The art of porcelain making to reach its peak in China. The delicate craftsmanship and exquisite designs of Chinese porcelain made it a highly sought-after product in England during the late 18th century. The rich blue patterns, hand-painted on a bright white background, captivated the hearts of the English elite, who were willing to pay a hefty price to own these luxurious pieces.

Chinese porcelain, with its intricate designs and vibrant colors, represented a symbol of wealth and status. The blue patterns, known as "flow blue," were particularly popular among the upper class. This type of antique china, also known as transferware, was produced using a unique technique that unintentionally created a hazy quality in the design. The brilliance of the white background served as a striking contrast to the beautiful cobalt blue color of the decoration.

The production process of flow blue ware involved the application of decorative patterns using a paper stencil onto white-glazed blanks or standard pottery shapes. Some wares were even meticulously hand-painted, showcasing the skill and artistry of the craftsmen. Once the stencils were applied, the pieces were fired in a kiln, causing the stencils to burn away. This process resulted in the distinctive hazy effect that became synonymous with flow blue.

The blue glazes used in flow blue varied in shade, ranging from gray-blue to sometimes greenish blue, and even an inky blue. However, the most coveted and sought-after shade was the vivid cobalt blue. Its intense hue added a touch of opulence to the already luxurious porcelain, making it even more desirable among the wealthy class.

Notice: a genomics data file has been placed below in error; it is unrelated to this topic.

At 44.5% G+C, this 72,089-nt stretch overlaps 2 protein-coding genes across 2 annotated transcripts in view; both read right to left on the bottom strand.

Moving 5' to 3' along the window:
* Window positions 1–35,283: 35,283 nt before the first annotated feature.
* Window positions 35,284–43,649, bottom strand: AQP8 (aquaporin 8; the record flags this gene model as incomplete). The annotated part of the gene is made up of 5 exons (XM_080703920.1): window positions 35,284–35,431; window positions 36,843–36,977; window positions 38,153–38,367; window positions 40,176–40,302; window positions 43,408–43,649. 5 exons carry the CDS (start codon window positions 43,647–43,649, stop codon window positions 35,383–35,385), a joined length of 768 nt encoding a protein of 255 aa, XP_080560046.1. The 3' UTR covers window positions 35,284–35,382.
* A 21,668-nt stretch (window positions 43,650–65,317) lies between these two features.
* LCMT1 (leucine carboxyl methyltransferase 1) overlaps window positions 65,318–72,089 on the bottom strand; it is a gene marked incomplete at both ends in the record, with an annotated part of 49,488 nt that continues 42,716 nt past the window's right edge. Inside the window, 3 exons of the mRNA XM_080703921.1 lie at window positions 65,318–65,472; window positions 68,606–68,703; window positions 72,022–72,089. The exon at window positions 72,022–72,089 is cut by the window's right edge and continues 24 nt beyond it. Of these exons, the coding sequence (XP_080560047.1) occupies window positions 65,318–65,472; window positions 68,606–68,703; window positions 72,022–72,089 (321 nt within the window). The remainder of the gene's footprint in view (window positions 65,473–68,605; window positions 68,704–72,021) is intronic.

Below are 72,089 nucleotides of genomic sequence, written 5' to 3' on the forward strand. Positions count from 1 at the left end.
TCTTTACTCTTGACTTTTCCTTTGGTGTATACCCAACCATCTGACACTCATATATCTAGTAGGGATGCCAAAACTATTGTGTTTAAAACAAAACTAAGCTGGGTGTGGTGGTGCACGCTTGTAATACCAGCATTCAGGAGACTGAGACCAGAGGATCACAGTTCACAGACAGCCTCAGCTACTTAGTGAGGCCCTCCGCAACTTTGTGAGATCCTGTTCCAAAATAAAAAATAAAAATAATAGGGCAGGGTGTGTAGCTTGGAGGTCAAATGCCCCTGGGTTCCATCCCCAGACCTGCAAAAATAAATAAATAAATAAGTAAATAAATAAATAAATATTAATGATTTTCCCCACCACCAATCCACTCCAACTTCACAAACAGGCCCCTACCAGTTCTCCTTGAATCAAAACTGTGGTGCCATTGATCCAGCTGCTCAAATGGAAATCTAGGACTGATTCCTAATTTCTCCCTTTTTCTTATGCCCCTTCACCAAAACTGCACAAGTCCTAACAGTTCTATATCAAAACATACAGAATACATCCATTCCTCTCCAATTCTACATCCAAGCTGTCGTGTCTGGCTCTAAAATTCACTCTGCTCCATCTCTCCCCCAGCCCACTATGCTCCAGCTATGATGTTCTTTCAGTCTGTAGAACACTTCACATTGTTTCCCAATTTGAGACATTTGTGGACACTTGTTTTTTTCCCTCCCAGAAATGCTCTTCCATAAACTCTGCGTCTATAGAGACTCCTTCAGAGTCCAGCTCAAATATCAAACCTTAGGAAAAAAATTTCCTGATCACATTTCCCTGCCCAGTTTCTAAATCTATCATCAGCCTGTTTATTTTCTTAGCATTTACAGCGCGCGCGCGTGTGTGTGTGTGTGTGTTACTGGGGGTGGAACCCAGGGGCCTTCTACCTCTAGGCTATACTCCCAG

Mulberry, another form of flow blue, featured a glaze that leaned more towards a purple hue. This variation added a sense of uniqueness and diversity to the already vast array of flow blue designs. The popularity of mulberry flow blue further solidified the status of Chinese porcelain as a highly sought-after product in England.

The allure of Chinese porcelain, particularly flow blue, was not limited to its aesthetic appeal. It also represented a connection to the exotic and mysterious East. The intricate designs and vibrant colors transported the English elite to a world far removed from their own, evoking a sense of fascination and curiosity. Owning a piece of Chinese porcelain became a way for the wealthy class to showcase their refined taste and worldly knowledge.

In conclusion, Chinese porcelain, with its rich blue patterns hand-painted on a bright white background, was an extremely sought-after product in England during the late 18th century. It took over 100 years for English potters to duplicate the salt-glazed earthenware that created the brilliant white background, along with the application of cobalt oxide that made the Oriental blue patterns so attractive.


In the late 1700s, English potters created a technique for imprinting a design on china called transferware:

A copper plate is engraved with a design and heated.

Cobalt oxide is applied onto the engraved copper plate.

Damp tissue paper is then applied to the engraved copper plate.

The tissue is lifted off the copper plate and then applied onto the pottery.

Author: Dennis Stanford 

Elwood Antiques 

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